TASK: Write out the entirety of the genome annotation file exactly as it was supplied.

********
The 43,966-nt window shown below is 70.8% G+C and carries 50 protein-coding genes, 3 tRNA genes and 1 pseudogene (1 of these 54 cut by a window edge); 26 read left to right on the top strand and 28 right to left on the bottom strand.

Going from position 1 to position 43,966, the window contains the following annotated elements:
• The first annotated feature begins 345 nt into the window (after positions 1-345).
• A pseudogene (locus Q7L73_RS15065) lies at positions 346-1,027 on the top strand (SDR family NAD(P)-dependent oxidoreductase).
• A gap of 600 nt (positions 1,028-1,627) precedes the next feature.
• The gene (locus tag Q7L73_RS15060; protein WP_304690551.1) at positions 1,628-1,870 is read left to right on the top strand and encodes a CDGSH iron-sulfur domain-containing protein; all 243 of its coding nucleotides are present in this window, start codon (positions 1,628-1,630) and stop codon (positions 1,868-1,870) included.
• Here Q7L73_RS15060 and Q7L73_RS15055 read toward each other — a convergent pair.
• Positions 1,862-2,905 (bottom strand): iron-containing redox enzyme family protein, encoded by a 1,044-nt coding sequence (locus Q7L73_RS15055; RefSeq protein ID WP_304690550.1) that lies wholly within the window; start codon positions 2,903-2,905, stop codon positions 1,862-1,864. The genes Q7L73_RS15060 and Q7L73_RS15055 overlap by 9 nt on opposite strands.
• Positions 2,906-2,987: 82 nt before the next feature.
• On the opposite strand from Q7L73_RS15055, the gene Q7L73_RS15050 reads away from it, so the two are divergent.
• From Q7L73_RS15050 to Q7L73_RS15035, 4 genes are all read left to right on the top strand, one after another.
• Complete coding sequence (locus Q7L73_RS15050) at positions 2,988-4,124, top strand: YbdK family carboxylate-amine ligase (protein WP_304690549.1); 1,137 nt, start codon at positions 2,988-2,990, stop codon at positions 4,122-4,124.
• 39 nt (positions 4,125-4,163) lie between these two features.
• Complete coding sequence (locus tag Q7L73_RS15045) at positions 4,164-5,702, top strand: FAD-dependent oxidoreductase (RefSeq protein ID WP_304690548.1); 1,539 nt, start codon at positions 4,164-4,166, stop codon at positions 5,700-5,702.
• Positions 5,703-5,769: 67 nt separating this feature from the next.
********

The 43,966-nt window shown below is 70.8% G+C and carries 50 protein-coding genes, 3 tRNA genes and 1 pseudogene (1 of these 54 cut by a window edge); 26 read left to right on the top strand and 28 right to left on the bottom strand.

Going from position 1 to position 43,966, the window contains the following annotated elements:
• The first annotated feature begins 345 nt into the window (after positions 1-345).
• A pseudogene (locus Q7L73_RS15065) lies at positions 346-1,027 on the top strand (SDR family NAD(P)-dependent oxidoreductase).
• A gap of 600 nt (positions 1,028-1,627) precedes the next feature.
• The gene (locus tag Q7L73_RS15060; protein WP_304690551.1) at positions 1,628-1,870 is read left to right on the top strand and encodes a CDGSH iron-sulfur domain-containing protein; all 243 of its coding nucleotides are present in this window, start codon (positions 1,628-1,630) and stop codon (positions 1,868-1,870) included.
• Here Q7L73_RS15060 and Q7L73_RS15055 read toward each other — a convergent pair.
• Positions 1,862-2,905 (bottom strand): iron-containing redox enzyme family protein, encoded by a 1,044-nt coding sequence (locus Q7L73_RS15055; RefSeq protein ID WP_304690550.1) that lies wholly within the window; start codon positions 2,903-2,905, stop codon positions 1,862-1,864. The genes Q7L73_RS15060 and Q7L73_RS15055 overlap by 9 nt on opposite strands.
• Positions 2,906-2,987: 82 nt before the next feature.
• On the opposite strand from Q7L73_RS15055, the gene Q7L73_RS15050 reads away from it, so the two are divergent.
• From Q7L73_RS15050 to Q7L73_RS15035, 4 genes are all read left to right on the top strand, one after another.
• Complete coding sequence (locus Q7L73_RS15050) at positions 2,988-4,124, top strand: YbdK family carboxylate-amine ligase (protein WP_304690549.1); 1,137 nt, start codon at positions 2,988-2,990, stop codon at positions 4,122-4,124.
• 39 nt (positions 4,125-4,163) lie between these two features.
• Complete coding sequence (locus tag Q7L73_RS15045) at positions 4,164-5,702, top strand: FAD-dependent oxidoreductase (RefSeq protein ID WP_304690548.1); 1,539 nt, start codon at positions 4,164-4,166, stop codon at positions 5,700-5,702.
• Positions 5,703-5,769: 67 nt separating this feature from the next.